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Bitch: On the Female of the Species



Bitch: On the Female of the Species PDF

Author: Lucy Cooke

Publisher: Basic Books

Genres:

Publish Date: June 14, 2022

ISBN-10: 1541674898

Pages: 400

File Type: Epub

Language: English

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Book Preface

Studying zoology made me feel like a sad misfit. Not because I loved spiders, enjoyed cutting up dead things I’d found by the side of the road or would gladly root around in animal faeces for clues as to what their owner had eaten. All my fellow students shared the same curious kinks, so there was no shame there. No, the source of my disquiet was my sex. Being female meant just one thing: I was a loser.

‘The female is exploited, and the fundamental evolutionary basis for the exploitation is the fact that eggs are larger than sperms,’ wrote my college tutor Richard Dawkins in his bestselling evolutionary bible, The Selfish Gene.

According to zoological law, we egg-makers had been betrayed by our bulky gametes. By investing our genetic legacy in a few nutrient-rich ova, rather than millions of mobile sperm, our forebears had pulled the short straw in the primeval lottery of life. Now we were doomed to play second fiddle to the sperm-shooters for all eternity; a feminine footnote to the macho main event.

I was taught that this apparently trivial disparity in our sex cells laid cast-iron biological foundations for sexual inequality. ‘It is possible to interpret all other differences between the sexes as stemming from this one basic difference,’ Dawkins told us. ‘Female exploitation begins here.’

Male animals led swashbuckling lives of thrusting agency. They fought one another over leadership or possession of females. They shagged around indiscriminately, propelled by a biological imperative to spread their seed far and wide. And they were socially dominant; where males led, females meekly followed. A female’s role was as selfless mother, naturally; as such, maternal efforts were deemed all alike: we had zero competitive edge. Sex was a duty rather than a drive.

And as far as evolution was concerned it was males who drove the bus of change. We females could hop on for a ride thanks to shared DNA, as long as we promised to keep nice and quiet.

As an egg-making student of evolution, I couldn’t see my reflection in this fifties sitcom of sex roles. Was I some kind of female aberration?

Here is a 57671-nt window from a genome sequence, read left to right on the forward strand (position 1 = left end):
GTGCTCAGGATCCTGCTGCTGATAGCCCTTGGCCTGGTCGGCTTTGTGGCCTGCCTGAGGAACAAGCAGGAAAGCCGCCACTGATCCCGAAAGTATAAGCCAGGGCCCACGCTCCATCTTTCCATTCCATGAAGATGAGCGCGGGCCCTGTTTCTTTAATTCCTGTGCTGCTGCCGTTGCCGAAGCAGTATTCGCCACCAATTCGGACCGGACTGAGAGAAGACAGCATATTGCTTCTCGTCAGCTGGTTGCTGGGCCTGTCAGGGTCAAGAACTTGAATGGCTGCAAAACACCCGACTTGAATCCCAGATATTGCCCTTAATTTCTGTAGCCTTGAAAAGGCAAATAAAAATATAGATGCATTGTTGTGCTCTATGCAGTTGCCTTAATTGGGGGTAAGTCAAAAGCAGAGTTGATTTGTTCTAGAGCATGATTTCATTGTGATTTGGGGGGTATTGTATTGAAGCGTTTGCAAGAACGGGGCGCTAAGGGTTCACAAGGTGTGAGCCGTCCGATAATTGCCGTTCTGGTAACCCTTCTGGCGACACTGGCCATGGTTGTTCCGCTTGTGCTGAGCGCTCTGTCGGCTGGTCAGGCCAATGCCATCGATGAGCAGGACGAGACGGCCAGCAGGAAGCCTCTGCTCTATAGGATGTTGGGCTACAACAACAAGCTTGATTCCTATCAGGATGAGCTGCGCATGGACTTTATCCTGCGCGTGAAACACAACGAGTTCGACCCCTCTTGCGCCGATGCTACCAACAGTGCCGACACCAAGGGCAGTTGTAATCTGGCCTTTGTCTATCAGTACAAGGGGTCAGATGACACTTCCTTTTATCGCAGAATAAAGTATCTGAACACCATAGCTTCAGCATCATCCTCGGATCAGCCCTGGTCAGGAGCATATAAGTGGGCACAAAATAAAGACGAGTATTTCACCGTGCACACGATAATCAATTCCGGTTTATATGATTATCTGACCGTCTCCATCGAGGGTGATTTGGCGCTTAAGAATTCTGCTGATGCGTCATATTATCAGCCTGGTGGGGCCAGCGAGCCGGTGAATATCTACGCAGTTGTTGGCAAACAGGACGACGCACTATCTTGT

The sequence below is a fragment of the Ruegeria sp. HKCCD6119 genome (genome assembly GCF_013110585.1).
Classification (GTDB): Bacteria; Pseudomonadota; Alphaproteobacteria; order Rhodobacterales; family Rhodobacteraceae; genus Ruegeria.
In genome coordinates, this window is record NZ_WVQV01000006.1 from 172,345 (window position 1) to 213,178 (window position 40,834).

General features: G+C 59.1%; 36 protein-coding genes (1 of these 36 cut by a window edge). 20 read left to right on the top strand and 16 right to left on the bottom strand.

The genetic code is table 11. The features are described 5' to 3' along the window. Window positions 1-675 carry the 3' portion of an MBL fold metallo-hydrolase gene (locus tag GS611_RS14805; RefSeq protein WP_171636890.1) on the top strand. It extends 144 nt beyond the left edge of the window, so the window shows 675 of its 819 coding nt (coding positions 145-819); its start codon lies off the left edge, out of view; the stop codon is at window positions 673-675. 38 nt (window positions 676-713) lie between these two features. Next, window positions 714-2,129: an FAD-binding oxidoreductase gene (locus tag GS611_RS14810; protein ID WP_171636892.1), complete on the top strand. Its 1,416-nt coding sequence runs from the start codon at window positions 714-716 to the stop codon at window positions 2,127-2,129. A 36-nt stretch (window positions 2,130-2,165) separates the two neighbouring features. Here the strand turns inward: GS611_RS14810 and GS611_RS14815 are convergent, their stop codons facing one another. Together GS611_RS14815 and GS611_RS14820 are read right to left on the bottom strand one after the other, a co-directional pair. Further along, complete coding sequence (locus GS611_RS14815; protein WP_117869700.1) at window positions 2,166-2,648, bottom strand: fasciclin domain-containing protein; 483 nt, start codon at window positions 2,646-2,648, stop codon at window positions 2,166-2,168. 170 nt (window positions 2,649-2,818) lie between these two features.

The answer, thankfully, is no.

A sexist mythology has been baked into biology, and it distorts the way we perceive female animals. In the natural world female form and role varies wildly to encompass a fascinating spectrum of anatomies and behaviours. Yes, the doting mother is among them, but so is the jacana bird that abandons her eggs and leaves them to a harem of cuckolded males to raise. Females can be faithful, but only 7 per cent of species are sexually monogamous, which leaves a lot of philandering females seeking sex with multiple partners. Not all animal societies are dominated by males by any means; alpha females have evolved across a variety of classes and their authority ranges from benevolent (bonobos) to brutal (bees). Females can compete with each other as viciously as males: topi antelope engage in fierce battles with huge horns for access to the best males, and meerkat matriarchs are the most murderous mammals on the planet, killing their competitors’ babies and suppressing their reproduction. Then there are the femme fatales: cannibalistic female spiders that consume their lovers as post- or even pre-coital snacks and ‘lesbian’ lizards that have lost the need for males altogether and reproduce solely by cloning.

In the last few decades there has been a revolution in our understanding of what it means to be female. This book is about that revolution. In it, I will introduce you to a riotous cast of remarkable female animals, and the scientists that study them, who together have redefined not just the female of the species, but the very forces that shape evolution.

To understand how we arrived at this cockeyed view of the natural world, we have to head back in time to Victorian England to meet my scientific idol: Charles Darwin. Darwin’s theory of evolution by natural selection explained how the rich variety of life is descended from a common ancestor. Organisms that are more adapted to their environment are more likely to survive and pass on the genes that aided their success. This process causes species to change and diverge over time. Often misquoted as ‘survival of the fittest’ – a term coined by the philosopher Herbert Spencer and only incorporated by Darwin under duress into the fifth edition of On the Origin of Species (1869) – the idea is as brilliant as it is simple and justly hailed as one of the greatest intellectual breakthroughs of all time.

As ingenious as it is, natural selection cannot account for everything we find in nature. Darwin’s evolutionary theory had some gaping holes in it, caused by elaborate traits like the stag’s antlers or the peacock’s tail. Such extravagances offer no benefit to the general process of being, and could even be considered a hindrance to everyday life. As such they could not have been sculpted by the utilitarian force of natural selection. Darwin recognized this, and for a long time it tortured him. He realized there must be another evolutionary mechanism at play, with a very different agenda. That, Darwin eventually realized, was the quest for sex – and so he named it sexual selection.